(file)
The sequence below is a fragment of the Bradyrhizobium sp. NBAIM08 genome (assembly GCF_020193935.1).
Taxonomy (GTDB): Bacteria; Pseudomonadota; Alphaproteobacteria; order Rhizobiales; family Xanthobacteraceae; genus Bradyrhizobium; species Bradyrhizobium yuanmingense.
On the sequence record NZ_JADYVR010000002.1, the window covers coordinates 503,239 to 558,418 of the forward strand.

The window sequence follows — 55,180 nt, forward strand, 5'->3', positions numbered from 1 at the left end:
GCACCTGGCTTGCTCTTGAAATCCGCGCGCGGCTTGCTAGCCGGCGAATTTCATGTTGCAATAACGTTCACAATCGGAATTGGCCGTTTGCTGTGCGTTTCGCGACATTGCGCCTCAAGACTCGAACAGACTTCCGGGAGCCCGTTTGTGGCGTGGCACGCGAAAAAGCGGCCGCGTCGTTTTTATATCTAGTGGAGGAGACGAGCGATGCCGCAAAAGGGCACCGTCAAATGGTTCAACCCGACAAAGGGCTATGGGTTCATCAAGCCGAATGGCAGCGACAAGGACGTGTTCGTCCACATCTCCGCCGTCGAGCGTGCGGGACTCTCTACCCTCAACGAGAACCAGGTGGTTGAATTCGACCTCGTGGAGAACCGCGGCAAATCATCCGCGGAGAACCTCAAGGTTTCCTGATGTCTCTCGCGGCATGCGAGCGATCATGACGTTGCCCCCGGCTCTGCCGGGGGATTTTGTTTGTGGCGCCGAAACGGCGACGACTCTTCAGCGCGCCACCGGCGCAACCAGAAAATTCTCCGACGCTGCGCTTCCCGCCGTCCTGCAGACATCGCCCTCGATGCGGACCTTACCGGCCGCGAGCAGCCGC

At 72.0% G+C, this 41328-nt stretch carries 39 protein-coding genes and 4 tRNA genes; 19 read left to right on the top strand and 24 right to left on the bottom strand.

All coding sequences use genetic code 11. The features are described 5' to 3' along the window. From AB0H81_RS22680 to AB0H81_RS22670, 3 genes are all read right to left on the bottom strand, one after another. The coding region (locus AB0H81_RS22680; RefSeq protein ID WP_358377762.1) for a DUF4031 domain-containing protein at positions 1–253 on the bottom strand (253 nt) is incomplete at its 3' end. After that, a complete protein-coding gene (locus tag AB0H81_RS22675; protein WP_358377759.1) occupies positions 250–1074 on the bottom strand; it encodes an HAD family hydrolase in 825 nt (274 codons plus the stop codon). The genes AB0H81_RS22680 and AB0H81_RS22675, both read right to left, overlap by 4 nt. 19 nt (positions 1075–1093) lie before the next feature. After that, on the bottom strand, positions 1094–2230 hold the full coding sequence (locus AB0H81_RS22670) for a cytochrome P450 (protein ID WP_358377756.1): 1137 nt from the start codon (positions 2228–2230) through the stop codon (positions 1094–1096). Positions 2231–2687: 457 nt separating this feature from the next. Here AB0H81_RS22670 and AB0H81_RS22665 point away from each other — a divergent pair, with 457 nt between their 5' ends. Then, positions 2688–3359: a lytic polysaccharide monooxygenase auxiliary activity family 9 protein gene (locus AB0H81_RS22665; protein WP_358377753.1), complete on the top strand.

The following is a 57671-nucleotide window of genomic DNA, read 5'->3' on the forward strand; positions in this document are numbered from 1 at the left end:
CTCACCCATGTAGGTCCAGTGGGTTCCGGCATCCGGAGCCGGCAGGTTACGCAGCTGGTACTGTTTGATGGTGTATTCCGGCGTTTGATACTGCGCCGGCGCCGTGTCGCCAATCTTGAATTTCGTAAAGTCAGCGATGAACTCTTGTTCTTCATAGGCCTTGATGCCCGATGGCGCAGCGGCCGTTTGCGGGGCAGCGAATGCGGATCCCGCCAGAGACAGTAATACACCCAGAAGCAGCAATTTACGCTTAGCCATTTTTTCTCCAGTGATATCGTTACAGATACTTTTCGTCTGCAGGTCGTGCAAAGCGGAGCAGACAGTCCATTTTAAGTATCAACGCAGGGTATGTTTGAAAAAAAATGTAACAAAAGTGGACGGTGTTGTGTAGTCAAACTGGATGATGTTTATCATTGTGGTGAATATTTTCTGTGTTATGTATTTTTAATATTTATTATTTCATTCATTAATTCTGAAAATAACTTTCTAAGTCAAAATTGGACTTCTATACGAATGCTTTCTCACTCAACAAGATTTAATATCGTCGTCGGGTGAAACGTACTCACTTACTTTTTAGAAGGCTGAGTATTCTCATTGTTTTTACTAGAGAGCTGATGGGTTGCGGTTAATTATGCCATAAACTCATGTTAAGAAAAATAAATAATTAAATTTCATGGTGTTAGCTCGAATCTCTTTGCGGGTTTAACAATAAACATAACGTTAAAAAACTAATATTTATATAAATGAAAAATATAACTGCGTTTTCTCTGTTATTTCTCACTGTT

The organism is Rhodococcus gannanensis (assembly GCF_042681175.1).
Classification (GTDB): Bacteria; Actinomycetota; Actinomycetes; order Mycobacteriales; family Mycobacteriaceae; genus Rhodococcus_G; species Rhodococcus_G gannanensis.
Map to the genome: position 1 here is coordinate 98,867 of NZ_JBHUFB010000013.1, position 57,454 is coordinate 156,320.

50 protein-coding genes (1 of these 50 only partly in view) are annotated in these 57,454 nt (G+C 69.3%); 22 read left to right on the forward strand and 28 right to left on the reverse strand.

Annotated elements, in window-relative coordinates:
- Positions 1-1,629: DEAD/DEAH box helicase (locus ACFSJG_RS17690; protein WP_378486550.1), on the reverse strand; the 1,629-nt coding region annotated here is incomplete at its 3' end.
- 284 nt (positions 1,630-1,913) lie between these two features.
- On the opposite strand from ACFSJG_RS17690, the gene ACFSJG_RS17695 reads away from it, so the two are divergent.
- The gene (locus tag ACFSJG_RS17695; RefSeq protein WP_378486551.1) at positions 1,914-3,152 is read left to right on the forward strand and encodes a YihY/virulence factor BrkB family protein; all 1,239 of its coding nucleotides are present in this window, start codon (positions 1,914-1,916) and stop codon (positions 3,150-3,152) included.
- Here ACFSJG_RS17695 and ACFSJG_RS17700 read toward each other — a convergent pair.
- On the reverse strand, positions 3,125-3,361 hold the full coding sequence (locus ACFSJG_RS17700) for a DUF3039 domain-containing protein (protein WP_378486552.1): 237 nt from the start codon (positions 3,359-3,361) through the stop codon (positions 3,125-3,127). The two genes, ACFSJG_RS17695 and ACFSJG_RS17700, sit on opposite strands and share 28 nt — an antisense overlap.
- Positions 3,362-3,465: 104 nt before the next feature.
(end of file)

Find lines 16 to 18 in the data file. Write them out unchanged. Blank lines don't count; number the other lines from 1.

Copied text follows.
- 284 nt (positions 1,630-1,913) lie between these two features.
- On the opposite strand from ACFSJG_RS17690, the gene ACFSJG_RS17695 reads away from it, so the two are divergent.
- The gene (locus tag ACFSJG_RS17695; RefSeq protein WP_378486551.1) at positions 1,914-3,152 is read left to right on the forward strand and encodes a YihY/virulence factor BrkB family protein; all 1,239 of its coding nucleotides are present in this window, start codon (positions 1,914-1,916) and stop codon (positions 3,150-3,152) included.